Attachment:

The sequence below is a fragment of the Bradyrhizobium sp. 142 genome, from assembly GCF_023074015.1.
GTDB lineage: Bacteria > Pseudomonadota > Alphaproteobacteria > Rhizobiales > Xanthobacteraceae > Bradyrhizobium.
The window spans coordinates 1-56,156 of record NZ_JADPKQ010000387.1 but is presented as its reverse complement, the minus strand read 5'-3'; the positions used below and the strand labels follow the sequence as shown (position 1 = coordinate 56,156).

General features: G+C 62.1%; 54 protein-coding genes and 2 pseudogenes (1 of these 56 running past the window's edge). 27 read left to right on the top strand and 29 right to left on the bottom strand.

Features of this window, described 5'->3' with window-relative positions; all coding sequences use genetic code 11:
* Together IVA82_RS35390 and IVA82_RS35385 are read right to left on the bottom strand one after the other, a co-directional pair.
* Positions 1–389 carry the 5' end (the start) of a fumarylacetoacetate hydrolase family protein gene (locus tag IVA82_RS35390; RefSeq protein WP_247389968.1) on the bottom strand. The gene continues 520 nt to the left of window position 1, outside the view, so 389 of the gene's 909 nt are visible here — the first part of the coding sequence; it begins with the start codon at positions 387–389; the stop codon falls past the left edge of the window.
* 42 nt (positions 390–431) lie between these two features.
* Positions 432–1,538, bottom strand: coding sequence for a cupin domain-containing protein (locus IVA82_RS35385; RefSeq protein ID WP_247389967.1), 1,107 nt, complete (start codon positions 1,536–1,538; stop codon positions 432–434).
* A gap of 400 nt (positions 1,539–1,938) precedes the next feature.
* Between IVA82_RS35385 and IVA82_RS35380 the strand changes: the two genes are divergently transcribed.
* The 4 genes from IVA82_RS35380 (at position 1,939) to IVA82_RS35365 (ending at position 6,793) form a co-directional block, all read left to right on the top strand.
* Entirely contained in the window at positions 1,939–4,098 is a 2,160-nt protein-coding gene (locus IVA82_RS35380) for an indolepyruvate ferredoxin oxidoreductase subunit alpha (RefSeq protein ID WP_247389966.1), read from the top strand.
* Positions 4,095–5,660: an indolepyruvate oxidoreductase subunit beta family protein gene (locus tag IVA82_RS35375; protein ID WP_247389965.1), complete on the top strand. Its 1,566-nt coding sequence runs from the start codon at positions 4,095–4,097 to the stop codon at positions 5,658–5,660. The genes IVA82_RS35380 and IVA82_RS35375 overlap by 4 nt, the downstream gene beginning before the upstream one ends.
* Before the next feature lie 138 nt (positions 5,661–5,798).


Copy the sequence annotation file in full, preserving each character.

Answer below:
The sequence below is a fragment of the Bradyrhizobium sp. 142 genome, from assembly GCF_023074015.1.
GTDB lineage: Bacteria > Pseudomonadota > Alphaproteobacteria > Rhizobiales > Xanthobacteraceae > Bradyrhizobium.
The window spans coordinates 1-56,156 of record NZ_JADPKQ010000387.1 but is presented as its reverse complement, the minus strand read 5'-3'; the positions used below and the strand labels follow the sequence as shown (position 1 = coordinate 56,156).

General features: G+C 62.1%; 54 protein-coding genes and 2 pseudogenes (1 of these 56 running past the window's edge). 27 read left to right on the top strand and 29 right to left on the bottom strand.

Features of this window, described 5'->3' with window-relative positions; all coding sequences use genetic code 11:
* Together IVA82_RS35390 and IVA82_RS35385 are read right to left on the bottom strand one after the other, a co-directional pair.
* Positions 1–389 carry the 5' end (the start) of a fumarylacetoacetate hydrolase family protein gene (locus tag IVA82_RS35390; RefSeq protein WP_247389968.1) on the bottom strand. The gene continues 520 nt to the left of window position 1, outside the view, so 389 of the gene's 909 nt are visible here — the first part of the coding sequence; it begins with the start codon at positions 387–389; the stop codon falls past the left edge of the window.
* 42 nt (positions 390–431) lie between these two features.
* Positions 432–1,538, bottom strand: coding sequence for a cupin domain-containing protein (locus IVA82_RS35385; RefSeq protein ID WP_247389967.1), 1,107 nt, complete (start codon positions 1,536–1,538; stop codon positions 432–434).
* A gap of 400 nt (positions 1,539–1,938) precedes the next feature.
* Between IVA82_RS35385 and IVA82_RS35380 the strand changes: the two genes are divergently transcribed.
* The 4 genes from IVA82_RS35380 (at position 1,939) to IVA82_RS35365 (ending at position 6,793) form a co-directional block, all read left to right on the top strand.
* Entirely contained in the window at positions 1,939–4,098 is a 2,160-nt protein-coding gene (locus IVA82_RS35380) for an indolepyruvate ferredoxin oxidoreductase subunit alpha (RefSeq protein ID WP_247389966.1), read from the top strand.
* Positions 4,095–5,660: an indolepyruvate oxidoreductase subunit beta family protein gene (locus tag IVA82_RS35375; protein ID WP_247389965.1), complete on the top strand. Its 1,566-nt coding sequence runs from the start codon at positions 4,095–4,097 to the stop codon at positions 5,658–5,660. The genes IVA82_RS35380 and IVA82_RS35375 overlap by 4 nt, the downstream gene beginning before the upstream one ends.
* Before the next feature lie 138 nt (positions 5,661–5,798).